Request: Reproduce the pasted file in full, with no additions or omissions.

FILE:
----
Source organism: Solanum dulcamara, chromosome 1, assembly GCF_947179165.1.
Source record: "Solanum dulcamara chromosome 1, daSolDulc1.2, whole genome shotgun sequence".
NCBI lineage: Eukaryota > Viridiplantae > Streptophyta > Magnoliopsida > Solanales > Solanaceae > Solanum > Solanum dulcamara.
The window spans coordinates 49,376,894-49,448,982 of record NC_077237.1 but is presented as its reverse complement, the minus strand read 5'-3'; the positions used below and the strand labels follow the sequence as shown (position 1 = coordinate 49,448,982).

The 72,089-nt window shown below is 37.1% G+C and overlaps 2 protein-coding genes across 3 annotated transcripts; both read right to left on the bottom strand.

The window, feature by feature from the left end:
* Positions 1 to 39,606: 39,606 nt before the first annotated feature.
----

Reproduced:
Source organism: Solanum dulcamara, chromosome 1, assembly GCF_947179165.1.
Source record: "Solanum dulcamara chromosome 1, daSolDulc1.2, whole genome shotgun sequence".
NCBI lineage: Eukaryota > Viridiplantae > Streptophyta > Magnoliopsida > Solanales > Solanaceae > Solanum > Solanum dulcamara.
The window spans coordinates 49,376,894-49,448,982 of record NC_077237.1 but is presented as its reverse complement, the minus strand read 5'-3'; the positions used below and the strand labels follow the sequence as shown (position 1 = coordinate 49,448,982).

The 72,089-nt window shown below is 37.1% G+C and overlaps 2 protein-coding genes across 3 annotated transcripts; both read right to left on the bottom strand.

The window, feature by feature from the left end:
* Positions 1 to 39,606: 39,606 nt before the first annotated feature.